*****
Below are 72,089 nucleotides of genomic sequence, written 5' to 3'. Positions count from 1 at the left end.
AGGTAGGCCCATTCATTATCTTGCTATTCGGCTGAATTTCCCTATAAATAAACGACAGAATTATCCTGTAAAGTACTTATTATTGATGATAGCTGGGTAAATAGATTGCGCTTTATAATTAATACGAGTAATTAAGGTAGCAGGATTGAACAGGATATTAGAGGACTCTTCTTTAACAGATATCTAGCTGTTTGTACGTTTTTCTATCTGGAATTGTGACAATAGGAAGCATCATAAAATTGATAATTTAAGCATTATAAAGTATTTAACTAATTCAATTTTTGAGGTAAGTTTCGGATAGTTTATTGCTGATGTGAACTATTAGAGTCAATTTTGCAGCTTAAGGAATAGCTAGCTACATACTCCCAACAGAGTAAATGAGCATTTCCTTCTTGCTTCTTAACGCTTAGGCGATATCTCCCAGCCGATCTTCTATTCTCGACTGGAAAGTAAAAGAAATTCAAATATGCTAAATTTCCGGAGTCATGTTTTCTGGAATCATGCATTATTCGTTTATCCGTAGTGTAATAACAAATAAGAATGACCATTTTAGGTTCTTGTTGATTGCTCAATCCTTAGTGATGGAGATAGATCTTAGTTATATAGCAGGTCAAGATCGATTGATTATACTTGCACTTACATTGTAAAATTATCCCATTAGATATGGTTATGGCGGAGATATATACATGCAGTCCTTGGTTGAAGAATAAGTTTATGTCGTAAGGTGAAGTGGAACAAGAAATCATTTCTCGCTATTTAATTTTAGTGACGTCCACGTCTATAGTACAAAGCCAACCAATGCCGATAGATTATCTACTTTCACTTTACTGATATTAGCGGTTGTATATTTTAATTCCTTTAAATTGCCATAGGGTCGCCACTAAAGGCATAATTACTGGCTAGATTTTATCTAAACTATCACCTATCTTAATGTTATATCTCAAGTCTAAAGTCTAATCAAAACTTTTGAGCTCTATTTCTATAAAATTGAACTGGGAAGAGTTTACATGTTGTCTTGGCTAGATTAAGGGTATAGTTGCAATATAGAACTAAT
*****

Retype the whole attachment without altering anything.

Below are 72,089 nucleotides of genomic sequence, written 5' to 3'. Positions count from 1 at the left end.
AGGTAGGCCCATTCATTATCTTGCTATTCGGCTGAATTTCCCTATAAATAAACGACAGAATTATCCTGTAAAGTACTTATTATTGATGATAGCTGGGTAAATAGATTGCGCTTTATAATTAATACGAGTAATTAAGGTAGCAGGATTGAACAGGATATTAGAGGACTCTTCTTTAACAGATATCTAGCTGTTTGTACGTTTTTCTATCTGGAATTGTGACAATAGGAAGCATCATAAAATTGATAATTTAAGCATTATAAAGTATTTAACTAATTCAATTTTTGAGGTAAGTTTCGGATAGTTTATTGCTGATGTGAACTATTAGAGTCAATTTTGCAGCTTAAGGAATAGCTAGCTACATACTCCCAACAGAGTAAATGAGCATTTCCTTCTTGCTTCTTAACGCTTAGGCGATATCTCCCAGCCGATCTTCTATTCTCGACTGGAAAGTAAAAGAAATTCAAATATGCTAAATTTCCGGAGTCATGTTTTCTGGAATCATGCATTATTCGTTTATCCGTAGTGTAATAACAAATAAGAATGACCATTTTAGGTTCTTGTTGATTGCTCAATCCTTAGTGATGGAGATAGATCTTAGTTATATAGCAGGTCAAGATCGATTGATTATACTTGCACTTACATTGTAAAATTATCCCATTAGATATGGTTATGGCGGAGATATATACATGCAGTCCTTGGTTGAAGAATAAGTTTATGTCGTAAGGTGAAGTGGAACAAGAAATCATTTCTCGCTATTTAATTTTAGTGACGTCCACGTCTATAGTACAAAGCCAACCAATGCCGATAGATTATCTACTTTCACTTTACTGATATTAGCGGTTGTATATTTTAATTCCTTTAAATTGCCATAGGGTCGCCACTAAAGGCATAATTACTGGCTAGATTTTATCTAAACTATCACCTATCTTAATGTTATATCTCAAGTCTAAAGTCTAATCAAAACTTTTGAGCTCTATTTCTATAAAATTGAACTGGGAAGAGTTTACATGTTGTCTTGGCTAGATTAAGGGTATAGTTGCAATATAGAACTAAT